Music

Dirty Projectors - "Cool Your Heart (feat. D∆WN)" (Singles Going Steady)

D∆WN sounds as smooth and rich as she ever has, and David Longstreth brings his ever-sincere emotion to the table.

Adriane Pontecorvo: After last year’s beautiful, tormented single “Keep Your Name”, David Longstreth gives us a more uplifting cut from the Dirty Projectors album on its way later this month. Upbeat as it is, there’s nothing easy listening about “Cool Your Heart”, much to Longstreth’s credit. The production on this track shows painstaking attention to detail, each tropical beat and horn blast placed with care and consideration to balance out shining keys and the vocalists. D∆WN sounds as smooth and rich as she ever has, and Longstreth brings his ever-sincere emotion to the table. It’s that genius percussion break right in the middle that keeps things moving, though, completing a memorable frenzy. [9/10]

Andrew Paschal: This track is either totally brilliant or an overstuffed disaster. Or it may be a little of both. On his previous single "Up in Hudson" David Longstreth told us that he had been listening to Kanye West, and it shows with the ambition and/or hubris of "Cool Your Heart". Featuring tropical-glitch production and Dawn Richard's sumptuous vocals, at times their duet feels like two songs sewn loosely into one. All the scrambled electronics are a bit belabored, coming across less as innovation and more as a lack of better ideas. That is a shame, as there are some fine-tuned melodies here that deserve to be the primary focus. In places, though, this unexpected collaboration is the stuff of genius. [7/10]

Chris Ingalls: The complex instrumental machinery creates a wonderfully skittish vibe, and the vocals ground the song and make it a bit more accessible -- not that accessibility is a requirement for Dirty Projectors. DAWN is a great collaborator for these guys. What could have been a cold, soulless exercise in misanthropy turns into a lovely, quirky pop single. [8/10]

Mike Schiller: On one hand, "Cool Your Heart" is immediately accessible in a way that Dirty Projectors don't manage very often. On the other hand, vocalist David Longstreth, who wrote the song with Solange, is completely outdone by his guest. I don't know anything about D∆WN, but she owns the song in a way that makes you wish the other guy wasn't around. The sequence at the end where the beat picks up is fun, but it's too little too late to turn the song into anything but a jumping off point to looking into what else D∆WN has to offer. [5/10]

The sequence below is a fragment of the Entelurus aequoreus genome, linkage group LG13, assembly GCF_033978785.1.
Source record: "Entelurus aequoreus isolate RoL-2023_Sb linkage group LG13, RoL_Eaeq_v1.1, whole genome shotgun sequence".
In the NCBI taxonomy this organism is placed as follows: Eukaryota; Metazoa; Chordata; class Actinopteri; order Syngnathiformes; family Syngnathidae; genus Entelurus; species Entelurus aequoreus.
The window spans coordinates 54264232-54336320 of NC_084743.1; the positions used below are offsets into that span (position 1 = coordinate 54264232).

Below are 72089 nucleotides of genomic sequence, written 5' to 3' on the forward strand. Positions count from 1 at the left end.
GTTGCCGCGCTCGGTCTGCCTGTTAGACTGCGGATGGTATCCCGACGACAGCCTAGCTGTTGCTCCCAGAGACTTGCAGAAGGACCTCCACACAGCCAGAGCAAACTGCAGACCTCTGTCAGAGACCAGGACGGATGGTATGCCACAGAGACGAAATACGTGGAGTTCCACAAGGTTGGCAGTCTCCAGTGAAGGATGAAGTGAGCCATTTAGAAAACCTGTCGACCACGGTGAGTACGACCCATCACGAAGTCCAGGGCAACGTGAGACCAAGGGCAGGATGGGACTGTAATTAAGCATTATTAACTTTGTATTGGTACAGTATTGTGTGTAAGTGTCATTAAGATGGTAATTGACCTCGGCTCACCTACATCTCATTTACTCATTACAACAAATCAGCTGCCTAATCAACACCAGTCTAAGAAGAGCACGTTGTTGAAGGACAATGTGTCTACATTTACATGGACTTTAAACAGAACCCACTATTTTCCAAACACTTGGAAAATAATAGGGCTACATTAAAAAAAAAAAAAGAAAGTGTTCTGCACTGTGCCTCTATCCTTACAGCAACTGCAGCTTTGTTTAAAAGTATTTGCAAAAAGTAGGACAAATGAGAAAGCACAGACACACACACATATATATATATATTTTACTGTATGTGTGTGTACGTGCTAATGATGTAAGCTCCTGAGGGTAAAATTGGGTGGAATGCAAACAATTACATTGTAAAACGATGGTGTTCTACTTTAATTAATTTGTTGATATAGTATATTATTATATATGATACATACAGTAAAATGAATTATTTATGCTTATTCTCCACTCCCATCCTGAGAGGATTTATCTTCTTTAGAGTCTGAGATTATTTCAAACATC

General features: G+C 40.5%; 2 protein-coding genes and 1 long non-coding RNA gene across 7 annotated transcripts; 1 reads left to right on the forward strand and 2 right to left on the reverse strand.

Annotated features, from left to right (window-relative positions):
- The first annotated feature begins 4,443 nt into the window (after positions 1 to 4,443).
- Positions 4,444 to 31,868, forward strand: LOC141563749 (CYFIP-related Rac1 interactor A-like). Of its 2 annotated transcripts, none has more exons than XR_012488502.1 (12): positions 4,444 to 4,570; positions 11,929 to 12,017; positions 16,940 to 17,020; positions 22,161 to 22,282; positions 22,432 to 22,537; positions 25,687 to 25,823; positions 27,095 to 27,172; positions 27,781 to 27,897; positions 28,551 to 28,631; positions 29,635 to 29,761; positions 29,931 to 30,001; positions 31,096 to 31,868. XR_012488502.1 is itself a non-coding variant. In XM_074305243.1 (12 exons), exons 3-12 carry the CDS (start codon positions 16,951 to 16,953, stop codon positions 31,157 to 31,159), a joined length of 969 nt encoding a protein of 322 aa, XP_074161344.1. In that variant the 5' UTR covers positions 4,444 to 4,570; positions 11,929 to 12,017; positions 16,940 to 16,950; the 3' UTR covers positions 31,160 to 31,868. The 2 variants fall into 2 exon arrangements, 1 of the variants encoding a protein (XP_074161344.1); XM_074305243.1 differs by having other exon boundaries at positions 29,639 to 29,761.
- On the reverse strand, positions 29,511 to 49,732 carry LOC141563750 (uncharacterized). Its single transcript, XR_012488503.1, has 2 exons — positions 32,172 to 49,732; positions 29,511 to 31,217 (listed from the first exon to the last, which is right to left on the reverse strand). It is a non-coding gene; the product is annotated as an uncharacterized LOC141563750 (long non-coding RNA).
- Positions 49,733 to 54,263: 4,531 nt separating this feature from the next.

Steve Horowitz: From the sound of crickets to the sound of crickets, the song takes one from the chirping in one's head to what it feels like to be overwhelmed by one's neurons. The music purposely chills and shifts grooves to suggest one can never be totally in control -- especially in the presence of someone special. The music achieves its modest aims in a pleasant enough manner. It's cool all right, but it could use a little more heart. [7/10]

SCORE: 7.20

In Americana music the present is female. Two-thirds of our year-end list is comprised of albums by women. Here, then, are the women (and a few men) who represented the best in Americana in 2017.

If a single moment best illustrates the current divide between Americana music and mainstream country music, it was Sturgill Simpson busking in the street outside the CMA Awards in Nashville. While Simpson played his guitar and sang in a sort of renegade-outsider protest, Garth Brooks was onstage lip-syncindg his way to Entertainer of the Year. Americana music is, of course, a sprawling range of roots genres that incorporates traditional aspects of country, blues, soul, bluegrass, etc., but often represents an amalgamation or reconstitution of those styles. But one common aspect of the music that Simpson appeared to be championing during his bit of street theater is the independence, artistic purity, and authenticity at the heart of Americana music. Clearly, that spirit is alive and well in the hundreds of releases each year that could be filed under Americana's vast umbrella.